"Sony on Thursday brought on board former Fox Filmed Entertainment chair Tom Rothman to launch TriStar Productions. Rothman has a reputation as being fiscally conservative, which has caused some observers to speculate that launching TriStar with him is a move to placate activist investor Daniel Loeb, who has been badgering Sony to spin off what he calls its 'bloated' entertainment business. If Rothman focuses on making 4 to 6 inexpensive movies per year, Loeb, whose Third Point hedge fund owns about 7 percent of Sony and is its largest stakeholder, might not gripe so much to Sony CEO Kaz Hirai about Sony Pictures bombs like White House Down and After Earth, the thinking goes. But Loeb, who parlayed $3 million he collected from family and friends 18 years ago into a $13 billion hedge fund, isn’t normally satisfied with smallish moves like reviving the TriStar label, so he’ll likely stick around until he figures he’s made a hefty enough profit to sell. With Yahoo, it took him about a year before he cashed out the majority of his holdings for about a $610 million pretax profit, whereas he only began publicly agitating Sony to spin off its entertainment assets about 10 weeks ago." (HollywoodReporter)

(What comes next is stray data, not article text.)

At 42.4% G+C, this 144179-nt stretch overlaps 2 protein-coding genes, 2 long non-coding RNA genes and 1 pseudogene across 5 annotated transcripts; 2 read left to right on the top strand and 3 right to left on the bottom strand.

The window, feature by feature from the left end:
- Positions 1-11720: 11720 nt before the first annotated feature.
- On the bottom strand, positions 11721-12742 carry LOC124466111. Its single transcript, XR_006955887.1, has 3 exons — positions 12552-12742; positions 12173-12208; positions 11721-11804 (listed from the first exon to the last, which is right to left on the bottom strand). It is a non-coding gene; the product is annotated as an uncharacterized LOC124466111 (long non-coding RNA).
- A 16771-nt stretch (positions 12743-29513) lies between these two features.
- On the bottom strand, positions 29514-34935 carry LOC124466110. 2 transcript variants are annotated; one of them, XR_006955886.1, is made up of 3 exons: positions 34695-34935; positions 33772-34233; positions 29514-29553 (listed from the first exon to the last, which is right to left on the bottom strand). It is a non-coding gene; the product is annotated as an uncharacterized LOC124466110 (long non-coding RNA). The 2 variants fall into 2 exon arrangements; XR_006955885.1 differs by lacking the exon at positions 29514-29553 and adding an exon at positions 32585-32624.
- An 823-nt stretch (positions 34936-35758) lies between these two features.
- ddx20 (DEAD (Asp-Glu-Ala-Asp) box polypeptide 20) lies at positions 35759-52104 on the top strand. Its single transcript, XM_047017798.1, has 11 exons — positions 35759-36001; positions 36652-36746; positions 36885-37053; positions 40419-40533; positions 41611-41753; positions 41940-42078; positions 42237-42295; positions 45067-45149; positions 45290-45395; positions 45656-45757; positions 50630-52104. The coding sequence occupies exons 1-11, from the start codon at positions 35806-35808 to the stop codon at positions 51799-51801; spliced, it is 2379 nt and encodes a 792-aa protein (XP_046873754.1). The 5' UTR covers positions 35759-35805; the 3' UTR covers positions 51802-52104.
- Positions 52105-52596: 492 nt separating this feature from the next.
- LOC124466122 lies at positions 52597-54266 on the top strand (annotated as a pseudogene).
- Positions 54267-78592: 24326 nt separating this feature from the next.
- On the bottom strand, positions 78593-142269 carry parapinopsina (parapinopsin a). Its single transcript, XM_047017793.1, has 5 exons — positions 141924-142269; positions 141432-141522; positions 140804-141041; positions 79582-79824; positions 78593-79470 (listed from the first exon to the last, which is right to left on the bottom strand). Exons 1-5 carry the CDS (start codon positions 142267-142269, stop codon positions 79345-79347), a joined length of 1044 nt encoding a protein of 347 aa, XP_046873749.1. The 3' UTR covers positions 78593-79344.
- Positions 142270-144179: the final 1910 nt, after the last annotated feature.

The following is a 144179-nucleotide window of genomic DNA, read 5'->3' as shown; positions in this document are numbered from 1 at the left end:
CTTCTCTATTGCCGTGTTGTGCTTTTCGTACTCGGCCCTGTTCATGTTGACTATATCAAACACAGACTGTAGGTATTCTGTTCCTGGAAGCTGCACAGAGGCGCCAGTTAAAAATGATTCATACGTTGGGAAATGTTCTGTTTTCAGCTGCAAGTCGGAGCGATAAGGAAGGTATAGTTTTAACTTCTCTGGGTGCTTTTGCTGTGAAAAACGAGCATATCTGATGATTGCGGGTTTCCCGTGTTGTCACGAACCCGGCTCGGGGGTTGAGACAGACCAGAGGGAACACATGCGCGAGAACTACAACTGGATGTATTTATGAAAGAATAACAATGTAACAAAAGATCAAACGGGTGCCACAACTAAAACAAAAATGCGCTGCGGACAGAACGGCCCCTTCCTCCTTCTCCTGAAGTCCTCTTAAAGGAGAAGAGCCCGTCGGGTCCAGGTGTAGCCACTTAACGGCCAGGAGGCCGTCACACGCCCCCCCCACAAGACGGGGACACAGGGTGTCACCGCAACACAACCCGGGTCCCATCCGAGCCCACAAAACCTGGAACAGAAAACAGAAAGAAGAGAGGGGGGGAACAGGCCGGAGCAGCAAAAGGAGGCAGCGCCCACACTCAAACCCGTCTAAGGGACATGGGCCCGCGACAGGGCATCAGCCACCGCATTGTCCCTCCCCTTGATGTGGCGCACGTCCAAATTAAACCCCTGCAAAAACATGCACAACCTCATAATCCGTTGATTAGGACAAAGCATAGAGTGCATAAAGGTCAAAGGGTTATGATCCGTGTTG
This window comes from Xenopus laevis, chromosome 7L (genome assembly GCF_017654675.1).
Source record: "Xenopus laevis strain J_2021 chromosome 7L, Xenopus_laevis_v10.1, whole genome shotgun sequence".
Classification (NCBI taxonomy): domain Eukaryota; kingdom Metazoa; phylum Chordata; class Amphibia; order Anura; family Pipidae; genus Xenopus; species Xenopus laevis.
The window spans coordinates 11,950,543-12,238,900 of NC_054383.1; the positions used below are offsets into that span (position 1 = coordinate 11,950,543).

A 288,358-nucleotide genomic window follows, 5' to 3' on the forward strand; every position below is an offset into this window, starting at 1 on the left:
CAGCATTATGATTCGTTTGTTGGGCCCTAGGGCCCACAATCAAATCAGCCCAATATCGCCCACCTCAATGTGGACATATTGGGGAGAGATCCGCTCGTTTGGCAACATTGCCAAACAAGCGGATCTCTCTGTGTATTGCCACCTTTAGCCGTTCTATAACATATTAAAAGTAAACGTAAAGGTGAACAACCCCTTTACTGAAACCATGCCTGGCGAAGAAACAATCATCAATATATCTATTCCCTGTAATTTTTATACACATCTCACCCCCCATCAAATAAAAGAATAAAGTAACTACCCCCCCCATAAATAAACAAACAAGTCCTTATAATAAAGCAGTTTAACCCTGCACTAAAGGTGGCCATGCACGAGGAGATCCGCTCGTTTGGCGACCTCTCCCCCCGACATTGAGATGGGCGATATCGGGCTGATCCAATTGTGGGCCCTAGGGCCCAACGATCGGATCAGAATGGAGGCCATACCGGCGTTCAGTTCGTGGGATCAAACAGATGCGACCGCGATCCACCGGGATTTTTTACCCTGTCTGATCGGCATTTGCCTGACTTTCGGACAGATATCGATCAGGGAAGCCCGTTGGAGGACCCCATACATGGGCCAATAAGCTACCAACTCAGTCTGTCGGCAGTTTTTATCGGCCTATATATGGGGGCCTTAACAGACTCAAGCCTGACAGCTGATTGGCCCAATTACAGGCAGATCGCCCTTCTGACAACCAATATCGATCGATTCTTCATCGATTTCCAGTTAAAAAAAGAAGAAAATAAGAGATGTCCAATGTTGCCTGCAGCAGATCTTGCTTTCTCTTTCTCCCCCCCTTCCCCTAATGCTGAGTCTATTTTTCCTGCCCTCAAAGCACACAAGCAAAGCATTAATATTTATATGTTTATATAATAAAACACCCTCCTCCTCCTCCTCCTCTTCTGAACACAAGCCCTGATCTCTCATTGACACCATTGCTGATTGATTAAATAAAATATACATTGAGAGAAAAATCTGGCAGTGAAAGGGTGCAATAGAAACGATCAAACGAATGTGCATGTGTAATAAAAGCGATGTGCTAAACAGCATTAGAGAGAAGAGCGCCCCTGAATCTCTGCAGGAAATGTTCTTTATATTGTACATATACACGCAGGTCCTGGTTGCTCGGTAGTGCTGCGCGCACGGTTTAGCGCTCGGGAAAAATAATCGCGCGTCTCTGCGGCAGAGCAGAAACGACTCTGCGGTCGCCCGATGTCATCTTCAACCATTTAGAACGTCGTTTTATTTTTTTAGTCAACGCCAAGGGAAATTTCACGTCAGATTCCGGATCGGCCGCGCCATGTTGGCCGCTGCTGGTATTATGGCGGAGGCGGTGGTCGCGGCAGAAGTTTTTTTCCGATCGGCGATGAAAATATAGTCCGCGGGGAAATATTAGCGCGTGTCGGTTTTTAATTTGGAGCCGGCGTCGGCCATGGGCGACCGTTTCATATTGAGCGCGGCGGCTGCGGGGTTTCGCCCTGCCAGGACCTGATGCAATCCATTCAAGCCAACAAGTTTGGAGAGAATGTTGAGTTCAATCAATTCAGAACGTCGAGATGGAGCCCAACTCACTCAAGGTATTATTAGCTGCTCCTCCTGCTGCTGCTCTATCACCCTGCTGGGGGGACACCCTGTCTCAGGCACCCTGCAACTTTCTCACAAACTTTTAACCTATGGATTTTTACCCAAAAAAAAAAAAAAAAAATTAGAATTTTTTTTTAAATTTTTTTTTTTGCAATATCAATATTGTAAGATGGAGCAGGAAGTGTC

"Paul Schrader opens his micro-budget L.A. sex noir The Canyons with lingering shots of a ruined movie theater, boarded up and dead, the spirits of cinema having plainly departed. Given that it has no connection to anything in the film, it must be a metaphor; and if it’s a metaphor, then for what? Modern Hollywood? The movie we’re about to see? The Canyons isn’t just bad, it’s rank — and it takes a peculiar sort of integrity to denude the frame of life to the point where it smells to heaven. The author of a brilliant study of Ozu, Bresson, and Dreyer called Transcendental Style in Film, Schrader has perfected a style that is miserably un-transcendent. He has help from a script by Bret Easton Ellis that centers on the decadent trust-funder Christian (James Deen); his live-in girlfriend, Tara (Lindsay Lohan); and the beefcake actor Ryan (Nolan Funk), who has just won the lead in a slasher picture that Christian aims to bankroll. What Christian doesn’t know is that Ryan — who lives with Christian’s pretty assistant, Gina (Amanda Brooks) — used to date Tara and is once more porking her. You wouldn’t think Christian would mind that much. In the opening scene, in which the four principal characters meet for ­dinner, he boasts of trolling the Internet for other sex partners. Several times a week, men and women show up at his modernist house in the hills above the ­Pacific, shrug off their clothes, and go at it (sans preamble) with either him or Tara or both. But Christian doesn’t just want to live with this magnetic sex kitten; he wants to control her, direct her, possess her. The suspicion that she has a life elsewhere makes him seethe. Schrader and Ellis are a perfect mismatch. Ellis’s spoiled zombies would only come to life with a warmer, more indulgent director, whereas Schrader’s coolly swank, judgmental gaze is better when it falls on characters with looser tongues. They bring out the anti-humanist in each other — and the amateur." (NYMag)